Chief Academic Officers Address Quality, Partnerships, and Competing in a New Marketplace

From the NASULGC Newsline

July 1999

Based on its mission and strengths, each institution should identify the new markets to which it will respond in an increasingly competitive marketplace. Colleges and universities should identify best practices for establishing and assessing quality in this new environment. These were among the key challenges and opportunities identified by chief academic officers at the NASULGC Council on Academic Affairs summer meeting. Participants also addressed concerns involving scholarship and teaching and corporate/higher education partnerships.

At a session on "New Perspectives on Quality in Emerging Higher Education Markets," Robert Tucker, President of InterEd and former Senior Vice President of the University of Phoenix, enumerated several "sea changes" in higher education. Among them:

  • Corporate universities have grown by 2000 percent in ten years,
  • There has been an erosion in the distinction between "education" v. "training,"
  • Most recent innovation has been in non-traditional higher education, and
  • The financial community has made higher education one of its market sectors.

Market forces affecting colleges and universities include our transformation to a technologically driven society where there is a short life cycle for knowledge, 85 percent of course offerings didn't exist 45 years ago, and information technology accounts for some 50 percent of growth in our gross domestic product.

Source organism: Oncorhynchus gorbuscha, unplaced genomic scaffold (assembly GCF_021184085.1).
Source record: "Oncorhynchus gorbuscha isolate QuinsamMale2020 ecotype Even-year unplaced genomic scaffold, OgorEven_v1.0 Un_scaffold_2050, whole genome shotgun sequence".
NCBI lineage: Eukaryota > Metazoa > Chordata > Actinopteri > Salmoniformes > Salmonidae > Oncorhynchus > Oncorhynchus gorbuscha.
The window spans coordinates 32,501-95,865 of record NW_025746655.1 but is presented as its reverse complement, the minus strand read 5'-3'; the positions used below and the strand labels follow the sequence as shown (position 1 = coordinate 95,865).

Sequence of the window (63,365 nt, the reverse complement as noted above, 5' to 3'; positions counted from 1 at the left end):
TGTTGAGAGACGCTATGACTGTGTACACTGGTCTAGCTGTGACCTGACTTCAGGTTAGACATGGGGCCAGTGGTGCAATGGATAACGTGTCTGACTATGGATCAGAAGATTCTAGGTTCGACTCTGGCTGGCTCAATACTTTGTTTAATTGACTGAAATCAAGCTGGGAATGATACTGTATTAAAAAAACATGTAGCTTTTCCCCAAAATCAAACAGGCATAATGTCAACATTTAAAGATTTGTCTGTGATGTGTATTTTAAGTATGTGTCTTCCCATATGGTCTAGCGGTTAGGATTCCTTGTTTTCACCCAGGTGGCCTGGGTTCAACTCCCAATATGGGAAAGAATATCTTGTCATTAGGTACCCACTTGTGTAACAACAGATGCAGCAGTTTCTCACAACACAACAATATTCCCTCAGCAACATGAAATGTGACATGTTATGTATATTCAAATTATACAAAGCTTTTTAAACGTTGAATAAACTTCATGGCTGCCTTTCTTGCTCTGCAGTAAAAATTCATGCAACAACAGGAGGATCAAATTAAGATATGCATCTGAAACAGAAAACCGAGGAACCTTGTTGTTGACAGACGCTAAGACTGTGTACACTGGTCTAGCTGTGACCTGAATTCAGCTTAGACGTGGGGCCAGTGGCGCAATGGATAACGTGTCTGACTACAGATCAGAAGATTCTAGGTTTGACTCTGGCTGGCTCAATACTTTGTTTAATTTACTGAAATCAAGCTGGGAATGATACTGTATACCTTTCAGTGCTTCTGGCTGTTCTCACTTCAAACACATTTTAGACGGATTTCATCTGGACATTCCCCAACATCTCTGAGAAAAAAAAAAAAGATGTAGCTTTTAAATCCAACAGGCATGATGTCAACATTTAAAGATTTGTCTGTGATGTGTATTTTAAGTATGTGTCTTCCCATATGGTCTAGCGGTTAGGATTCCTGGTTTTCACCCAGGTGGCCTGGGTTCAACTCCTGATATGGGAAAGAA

As a result of these trends, there are several new players in the higher education marketplace. They include brokers and portals for online offerings; independent corporate provider of education; and new types of students. Tucker estimated that there are some 6 million "nontraditional" students who are looking for a high return on their investment in postsecondary courses and who want to apply their learning immediately.

According to Tucker, large public higher-education institutions are losing market share to small virtual institutions, aggressive independents, those who market well, those with more partnerships, those who adapt quickly, and those who provide most of their offering online, Learners are increasingly valuing workplace skills, competencies, and general knowledge, while they are less focused on degrees, institutional loyalty, and faculty-centered institutions. To be successful in this climate, Tucker said, traditional institutions must meet the challenge of maintaining quality while recognizing that time is a commodity, virtual has value, service is king, and partnerships attract.

Terrence Heng, Corporate Vice President and Director of Corporate Software Technology at the Motorola Corporation, told participants that even though the U.S. is strong economically and technologically, some experts are concerned about the Nation's capacity to innovate. Given the rapid pace of technological change and rapidly decreasing life cycles for products, we can only obtain a long-term competitive advantage by learning faster than the rest of the world. What is the university's responsibility in the new competitive global landscape? According to Heng, university research should be focused on creating "new wealth" for society as a whole, including improvements in processes for manufacturing, productivity, ecology, and safety.